Featured Research

from universities, journals, and other organizations

Better understanding of inherited hearing loss

Date:
October 16, 2013
Source:
Université de Montréal
Summary:
A team of researchers made an important discovery that could better explain some inherited forms of hearing loss in humans. Scientists identified a group of proteins crucial for shaping the cellular organ responsible for detecting sounds.

Aerial surface view of two neighbouring hair cells in the inner ear. On the surface of these developing mouse cells, large stereocilia can be noticed forming a V-shaped brush pointing upwards. The visualization technique used to capture this image is scanning electron microscopy, which allows us to see the morphology of the cell surface at high resolution.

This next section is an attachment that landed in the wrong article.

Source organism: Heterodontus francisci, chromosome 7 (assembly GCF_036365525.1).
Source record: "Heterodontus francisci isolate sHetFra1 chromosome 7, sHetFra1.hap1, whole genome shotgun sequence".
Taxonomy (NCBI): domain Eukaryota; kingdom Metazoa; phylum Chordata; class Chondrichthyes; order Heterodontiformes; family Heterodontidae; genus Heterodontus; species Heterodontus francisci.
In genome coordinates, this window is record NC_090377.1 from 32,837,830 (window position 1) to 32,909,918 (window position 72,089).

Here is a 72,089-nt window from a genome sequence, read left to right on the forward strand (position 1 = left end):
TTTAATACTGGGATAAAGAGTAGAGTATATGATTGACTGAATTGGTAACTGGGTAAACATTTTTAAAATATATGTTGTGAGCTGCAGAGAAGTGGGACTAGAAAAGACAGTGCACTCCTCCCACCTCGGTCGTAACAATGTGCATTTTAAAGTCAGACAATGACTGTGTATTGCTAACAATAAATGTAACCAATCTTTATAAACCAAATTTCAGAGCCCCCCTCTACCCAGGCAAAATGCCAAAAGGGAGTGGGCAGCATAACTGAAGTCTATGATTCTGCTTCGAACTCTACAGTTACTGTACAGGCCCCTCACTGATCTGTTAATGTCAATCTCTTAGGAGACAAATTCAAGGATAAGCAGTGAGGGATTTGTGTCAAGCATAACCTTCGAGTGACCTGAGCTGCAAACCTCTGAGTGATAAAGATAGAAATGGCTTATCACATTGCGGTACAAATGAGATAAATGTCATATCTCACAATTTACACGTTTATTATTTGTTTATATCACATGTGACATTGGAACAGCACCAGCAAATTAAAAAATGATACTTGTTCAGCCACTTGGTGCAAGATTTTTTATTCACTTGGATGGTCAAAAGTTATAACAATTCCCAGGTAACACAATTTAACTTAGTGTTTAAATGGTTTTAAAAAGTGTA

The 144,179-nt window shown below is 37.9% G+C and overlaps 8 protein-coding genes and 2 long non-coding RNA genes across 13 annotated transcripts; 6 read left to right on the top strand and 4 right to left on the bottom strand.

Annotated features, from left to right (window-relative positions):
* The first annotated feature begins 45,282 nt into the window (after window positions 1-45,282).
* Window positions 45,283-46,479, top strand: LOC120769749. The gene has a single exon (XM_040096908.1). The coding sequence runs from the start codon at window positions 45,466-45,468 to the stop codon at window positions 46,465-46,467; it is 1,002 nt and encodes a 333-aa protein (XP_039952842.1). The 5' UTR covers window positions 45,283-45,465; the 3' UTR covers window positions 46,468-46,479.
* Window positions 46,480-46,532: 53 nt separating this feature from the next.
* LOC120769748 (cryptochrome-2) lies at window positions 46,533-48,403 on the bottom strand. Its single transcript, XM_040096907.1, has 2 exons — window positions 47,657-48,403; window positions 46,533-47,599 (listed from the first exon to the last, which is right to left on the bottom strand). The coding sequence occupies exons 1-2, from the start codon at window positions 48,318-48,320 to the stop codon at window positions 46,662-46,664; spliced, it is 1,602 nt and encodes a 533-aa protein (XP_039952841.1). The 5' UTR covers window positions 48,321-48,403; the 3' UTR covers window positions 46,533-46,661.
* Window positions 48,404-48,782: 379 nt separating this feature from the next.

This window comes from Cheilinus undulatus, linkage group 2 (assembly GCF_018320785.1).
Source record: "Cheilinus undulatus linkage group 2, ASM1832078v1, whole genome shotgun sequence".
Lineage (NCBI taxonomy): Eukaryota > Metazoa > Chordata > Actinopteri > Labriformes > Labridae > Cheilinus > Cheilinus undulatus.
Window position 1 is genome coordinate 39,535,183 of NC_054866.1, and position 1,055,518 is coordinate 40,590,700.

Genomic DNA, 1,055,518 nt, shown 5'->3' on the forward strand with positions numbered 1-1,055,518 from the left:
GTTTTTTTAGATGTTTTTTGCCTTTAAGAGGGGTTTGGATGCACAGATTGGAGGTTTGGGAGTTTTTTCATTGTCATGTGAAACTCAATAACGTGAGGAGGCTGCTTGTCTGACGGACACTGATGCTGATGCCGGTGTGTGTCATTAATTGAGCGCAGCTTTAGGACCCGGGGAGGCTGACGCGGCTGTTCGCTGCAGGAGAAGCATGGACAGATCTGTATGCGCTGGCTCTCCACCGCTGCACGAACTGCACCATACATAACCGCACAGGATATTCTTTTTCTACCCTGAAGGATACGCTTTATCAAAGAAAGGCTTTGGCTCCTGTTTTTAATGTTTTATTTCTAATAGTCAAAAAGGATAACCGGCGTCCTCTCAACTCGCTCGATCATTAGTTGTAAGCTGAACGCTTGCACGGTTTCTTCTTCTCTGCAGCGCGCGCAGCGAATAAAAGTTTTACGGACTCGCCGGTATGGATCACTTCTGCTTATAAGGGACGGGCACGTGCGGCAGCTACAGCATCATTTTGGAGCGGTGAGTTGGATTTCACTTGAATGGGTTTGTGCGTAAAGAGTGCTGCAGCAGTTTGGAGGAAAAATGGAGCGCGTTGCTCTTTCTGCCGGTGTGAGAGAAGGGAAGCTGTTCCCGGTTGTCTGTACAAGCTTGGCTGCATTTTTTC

Credit: © IRCM

A team of researchers led by Dr. Michel Cayouette made an important discovery, published online yesterday by the scientific journal Developmental Cell, that could better explain some inherited forms of hearing loss in humans. Dr. Michel Cayouette is a professor at the IRCM and Université de Montréal, The Montréal scientists identified a group of proteins crucial for shaping the cellular organ responsible for detecting sounds.

Related Articles